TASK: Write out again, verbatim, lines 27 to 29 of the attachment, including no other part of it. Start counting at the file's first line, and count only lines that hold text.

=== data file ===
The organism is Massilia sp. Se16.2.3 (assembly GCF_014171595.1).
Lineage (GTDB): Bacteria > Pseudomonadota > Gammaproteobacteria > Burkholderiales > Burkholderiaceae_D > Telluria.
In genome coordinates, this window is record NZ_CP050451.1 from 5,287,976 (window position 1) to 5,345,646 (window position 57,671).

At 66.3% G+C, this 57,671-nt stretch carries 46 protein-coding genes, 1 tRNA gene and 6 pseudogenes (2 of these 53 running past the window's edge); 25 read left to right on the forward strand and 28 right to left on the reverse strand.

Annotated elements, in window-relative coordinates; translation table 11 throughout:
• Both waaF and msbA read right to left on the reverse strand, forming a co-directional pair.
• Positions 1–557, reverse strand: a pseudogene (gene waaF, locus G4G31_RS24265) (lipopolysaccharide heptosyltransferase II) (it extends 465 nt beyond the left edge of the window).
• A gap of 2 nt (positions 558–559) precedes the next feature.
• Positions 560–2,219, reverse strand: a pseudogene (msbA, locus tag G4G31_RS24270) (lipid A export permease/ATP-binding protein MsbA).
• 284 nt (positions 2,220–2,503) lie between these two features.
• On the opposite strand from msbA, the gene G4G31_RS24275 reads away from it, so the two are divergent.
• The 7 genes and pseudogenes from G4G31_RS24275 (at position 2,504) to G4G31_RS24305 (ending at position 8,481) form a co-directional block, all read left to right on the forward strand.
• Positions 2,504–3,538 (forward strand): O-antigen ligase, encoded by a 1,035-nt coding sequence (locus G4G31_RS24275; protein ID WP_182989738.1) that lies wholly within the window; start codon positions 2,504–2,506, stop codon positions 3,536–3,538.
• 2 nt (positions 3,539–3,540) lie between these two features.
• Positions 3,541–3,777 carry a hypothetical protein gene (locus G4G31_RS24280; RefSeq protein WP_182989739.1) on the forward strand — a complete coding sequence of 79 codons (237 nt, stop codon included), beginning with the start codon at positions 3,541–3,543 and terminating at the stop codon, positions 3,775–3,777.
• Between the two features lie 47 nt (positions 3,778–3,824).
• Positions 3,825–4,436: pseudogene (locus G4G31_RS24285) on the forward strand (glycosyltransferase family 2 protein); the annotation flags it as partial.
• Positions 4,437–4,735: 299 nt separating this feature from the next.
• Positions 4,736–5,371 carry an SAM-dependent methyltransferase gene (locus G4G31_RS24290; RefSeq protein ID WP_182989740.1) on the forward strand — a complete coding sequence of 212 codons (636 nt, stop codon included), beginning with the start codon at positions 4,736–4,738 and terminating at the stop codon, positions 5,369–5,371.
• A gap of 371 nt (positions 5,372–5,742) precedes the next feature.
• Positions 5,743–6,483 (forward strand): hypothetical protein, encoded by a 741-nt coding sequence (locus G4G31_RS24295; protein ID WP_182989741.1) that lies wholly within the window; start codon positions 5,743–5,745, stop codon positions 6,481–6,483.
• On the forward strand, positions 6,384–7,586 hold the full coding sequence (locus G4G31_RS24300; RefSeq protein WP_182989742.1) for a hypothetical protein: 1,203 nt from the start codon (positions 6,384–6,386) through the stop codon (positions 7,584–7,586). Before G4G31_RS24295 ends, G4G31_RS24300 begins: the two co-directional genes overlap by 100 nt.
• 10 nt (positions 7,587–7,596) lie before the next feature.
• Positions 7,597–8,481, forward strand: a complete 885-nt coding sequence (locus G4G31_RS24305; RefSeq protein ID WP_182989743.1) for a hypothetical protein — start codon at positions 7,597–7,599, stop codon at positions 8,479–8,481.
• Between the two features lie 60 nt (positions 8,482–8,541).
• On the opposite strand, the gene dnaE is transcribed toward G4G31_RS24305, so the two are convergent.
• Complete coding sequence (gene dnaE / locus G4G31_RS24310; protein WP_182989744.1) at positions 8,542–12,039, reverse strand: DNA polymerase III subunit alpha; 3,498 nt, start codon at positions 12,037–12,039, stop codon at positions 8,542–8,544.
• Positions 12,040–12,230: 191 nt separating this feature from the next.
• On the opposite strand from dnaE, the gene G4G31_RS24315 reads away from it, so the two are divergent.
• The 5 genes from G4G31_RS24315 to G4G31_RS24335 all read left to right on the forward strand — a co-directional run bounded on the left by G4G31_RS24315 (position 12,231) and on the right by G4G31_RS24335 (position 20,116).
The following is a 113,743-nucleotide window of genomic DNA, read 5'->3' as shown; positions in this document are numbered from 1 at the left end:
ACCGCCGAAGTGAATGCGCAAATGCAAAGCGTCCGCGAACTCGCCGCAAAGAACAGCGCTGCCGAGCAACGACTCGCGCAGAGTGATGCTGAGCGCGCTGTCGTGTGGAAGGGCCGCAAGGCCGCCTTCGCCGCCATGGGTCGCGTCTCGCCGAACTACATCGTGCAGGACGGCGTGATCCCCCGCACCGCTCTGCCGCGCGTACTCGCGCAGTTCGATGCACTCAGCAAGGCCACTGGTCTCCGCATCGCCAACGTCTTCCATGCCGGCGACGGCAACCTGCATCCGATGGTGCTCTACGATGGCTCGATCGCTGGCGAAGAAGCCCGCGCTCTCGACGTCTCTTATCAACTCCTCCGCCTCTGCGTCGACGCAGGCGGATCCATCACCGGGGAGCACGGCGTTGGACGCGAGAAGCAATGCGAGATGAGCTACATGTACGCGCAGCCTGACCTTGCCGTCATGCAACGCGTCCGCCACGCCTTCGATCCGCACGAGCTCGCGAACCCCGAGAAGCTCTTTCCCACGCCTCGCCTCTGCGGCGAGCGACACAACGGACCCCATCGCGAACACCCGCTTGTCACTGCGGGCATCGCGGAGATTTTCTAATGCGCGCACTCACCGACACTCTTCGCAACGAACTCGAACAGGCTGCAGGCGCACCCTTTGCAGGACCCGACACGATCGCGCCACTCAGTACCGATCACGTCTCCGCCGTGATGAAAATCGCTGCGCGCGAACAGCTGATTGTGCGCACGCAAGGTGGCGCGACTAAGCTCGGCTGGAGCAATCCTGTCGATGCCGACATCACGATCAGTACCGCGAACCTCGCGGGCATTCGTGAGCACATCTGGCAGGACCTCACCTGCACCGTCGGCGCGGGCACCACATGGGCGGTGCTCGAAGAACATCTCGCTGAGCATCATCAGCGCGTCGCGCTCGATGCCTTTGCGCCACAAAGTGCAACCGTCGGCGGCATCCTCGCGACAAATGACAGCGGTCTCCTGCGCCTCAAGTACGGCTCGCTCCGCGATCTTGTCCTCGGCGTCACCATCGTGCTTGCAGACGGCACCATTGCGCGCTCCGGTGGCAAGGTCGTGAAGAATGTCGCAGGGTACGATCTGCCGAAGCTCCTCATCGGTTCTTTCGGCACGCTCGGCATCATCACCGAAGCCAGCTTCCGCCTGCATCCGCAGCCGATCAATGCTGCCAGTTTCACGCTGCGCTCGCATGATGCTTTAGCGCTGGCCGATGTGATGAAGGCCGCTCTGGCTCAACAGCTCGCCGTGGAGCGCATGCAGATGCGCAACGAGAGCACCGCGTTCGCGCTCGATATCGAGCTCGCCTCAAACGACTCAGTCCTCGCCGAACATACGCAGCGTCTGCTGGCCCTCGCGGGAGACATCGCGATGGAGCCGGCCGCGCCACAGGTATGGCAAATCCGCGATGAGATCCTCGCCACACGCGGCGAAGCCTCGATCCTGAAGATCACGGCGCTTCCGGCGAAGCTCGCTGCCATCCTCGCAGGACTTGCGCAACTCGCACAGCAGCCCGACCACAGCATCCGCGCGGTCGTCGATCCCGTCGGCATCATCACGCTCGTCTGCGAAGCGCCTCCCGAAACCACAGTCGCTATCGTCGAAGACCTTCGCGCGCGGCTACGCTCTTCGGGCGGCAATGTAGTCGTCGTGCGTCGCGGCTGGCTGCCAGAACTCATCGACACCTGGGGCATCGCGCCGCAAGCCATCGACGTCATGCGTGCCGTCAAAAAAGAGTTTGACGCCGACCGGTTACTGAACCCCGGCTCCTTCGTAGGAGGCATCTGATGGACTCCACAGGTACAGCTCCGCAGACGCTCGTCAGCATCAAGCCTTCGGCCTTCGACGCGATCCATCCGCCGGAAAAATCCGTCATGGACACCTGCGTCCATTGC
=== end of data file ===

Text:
• Complete coding sequence (gene dnaE / locus G4G31_RS24310; protein WP_182989744.1) at positions 8,542–12,039, reverse strand: DNA polymerase III subunit alpha; 3,498 nt, start codon at positions 12,037–12,039, stop codon at positions 8,542–8,544.
• Positions 12,040–12,230: 191 nt separating this feature from the next.
• On the opposite strand from dnaE, the gene G4G31_RS24315 reads away from it, so the two are divergent.